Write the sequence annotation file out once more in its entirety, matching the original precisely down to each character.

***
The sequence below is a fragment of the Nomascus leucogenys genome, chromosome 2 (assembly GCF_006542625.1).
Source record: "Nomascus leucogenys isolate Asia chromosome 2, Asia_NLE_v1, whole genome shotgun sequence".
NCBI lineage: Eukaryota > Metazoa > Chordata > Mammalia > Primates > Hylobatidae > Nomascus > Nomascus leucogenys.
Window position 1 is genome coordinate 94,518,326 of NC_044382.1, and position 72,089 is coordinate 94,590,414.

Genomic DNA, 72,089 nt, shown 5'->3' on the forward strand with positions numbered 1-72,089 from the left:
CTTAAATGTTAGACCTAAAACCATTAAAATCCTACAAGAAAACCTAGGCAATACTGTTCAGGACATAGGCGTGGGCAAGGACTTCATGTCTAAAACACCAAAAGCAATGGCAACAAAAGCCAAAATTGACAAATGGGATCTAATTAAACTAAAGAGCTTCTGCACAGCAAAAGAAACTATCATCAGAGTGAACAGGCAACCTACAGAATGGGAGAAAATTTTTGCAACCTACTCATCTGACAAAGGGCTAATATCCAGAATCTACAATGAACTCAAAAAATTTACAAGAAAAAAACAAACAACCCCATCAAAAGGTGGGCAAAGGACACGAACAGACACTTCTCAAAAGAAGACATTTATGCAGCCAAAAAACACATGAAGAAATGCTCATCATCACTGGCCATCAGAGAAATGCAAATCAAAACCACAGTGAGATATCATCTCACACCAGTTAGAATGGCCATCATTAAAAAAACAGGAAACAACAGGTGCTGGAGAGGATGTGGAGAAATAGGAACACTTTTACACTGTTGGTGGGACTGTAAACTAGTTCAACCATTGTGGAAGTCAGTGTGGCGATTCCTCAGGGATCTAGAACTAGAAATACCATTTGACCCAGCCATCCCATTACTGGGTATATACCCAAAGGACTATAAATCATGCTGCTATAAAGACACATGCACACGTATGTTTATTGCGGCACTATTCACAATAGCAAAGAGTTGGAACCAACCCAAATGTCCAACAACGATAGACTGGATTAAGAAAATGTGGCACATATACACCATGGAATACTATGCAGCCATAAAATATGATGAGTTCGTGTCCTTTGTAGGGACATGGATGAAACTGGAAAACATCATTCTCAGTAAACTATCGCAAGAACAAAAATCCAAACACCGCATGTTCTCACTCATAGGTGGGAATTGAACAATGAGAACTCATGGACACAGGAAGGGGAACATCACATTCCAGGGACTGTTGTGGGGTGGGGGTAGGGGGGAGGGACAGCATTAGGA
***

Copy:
The sequence below is a fragment of the Nomascus leucogenys genome, chromosome 2 (assembly GCF_006542625.1).
Source record: "Nomascus leucogenys isolate Asia chromosome 2, Asia_NLE_v1, whole genome shotgun sequence".
NCBI lineage: Eukaryota > Metazoa > Chordata > Mammalia > Primates > Hylobatidae > Nomascus > Nomascus leucogenys.
Window position 1 is genome coordinate 94,518,326 of NC_044382.1, and position 72,089 is coordinate 94,590,414.

Genomic DNA, 72,089 nt, shown 5'->3' on the forward strand with positions numbered 1-72,089 from the left:
CTTAAATGTTAGACCTAAAACCATTAAAATCCTACAAGAAAACCTAGGCAATACTGTTCAGGACATAGGCGTGGGCAAGGACTTCATGTCTAAAACACCAAAAGCAATGGCAACAAAAGCCAAAATTGACAAATGGGATCTAATTAAACTAAAGAGCTTCTGCACAGCAAAAGAAACTATCATCAGAGTGAACAGGCAACCTACAGAATGGGAGAAAATTTTTGCAACCTACTCATCTGACAAAGGGCTAATATCCAGAATCTACAATGAACTCAAAAAATTTACAAGAAAAAAACAAACAACCCCATCAAAAGGTGGGCAAAGGACACGAACAGACACTTCTCAAAAGAAGACATTTATGCAGCCAAAAAACACATGAAGAAATGCTCATCATCACTGGCCATCAGAGAAATGCAAATCAAAACCACAGTGAGATATCATCTCACACCAGTTAGAATGGCCATCATTAAAAAAACAGGAAACAACAGGTGCTGGAGAGGATGTGGAGAAATAGGAACACTTTTACACTGTTGGTGGGACTGTAAACTAGTTCAACCATTGTGGAAGTCAGTGTGGCGATTCCTCAGGGATCTAGAACTAGAAATACCATTTGACCCAGCCATCCCATTACTGGGTATATACCCAAAGGACTATAAATCATGCTGCTATAAAGACACATGCACACGTATGTTTATTGCGGCACTATTCACAATAGCAAAGAGTTGGAACCAACCCAAATGTCCAACAACGATAGACTGGATTAAGAAAATGTGGCACATATACACCATGGAATACTATGCAGCCATAAAATATGATGAGTTCGTGTCCTTTGTAGGGACATGGATGAAACTGGAAAACATCATTCTCAGTAAACTATCGCAAGAACAAAAATCCAAACACCGCATGTTCTCACTCATAGGTGGGAATTGAACAATGAGAACTCATGGACACAGGAAGGGGAACATCACATTCCAGGGACTGTTGTGGGGTGGGGGTAGGGGGGAGGGACAGCATTAGGA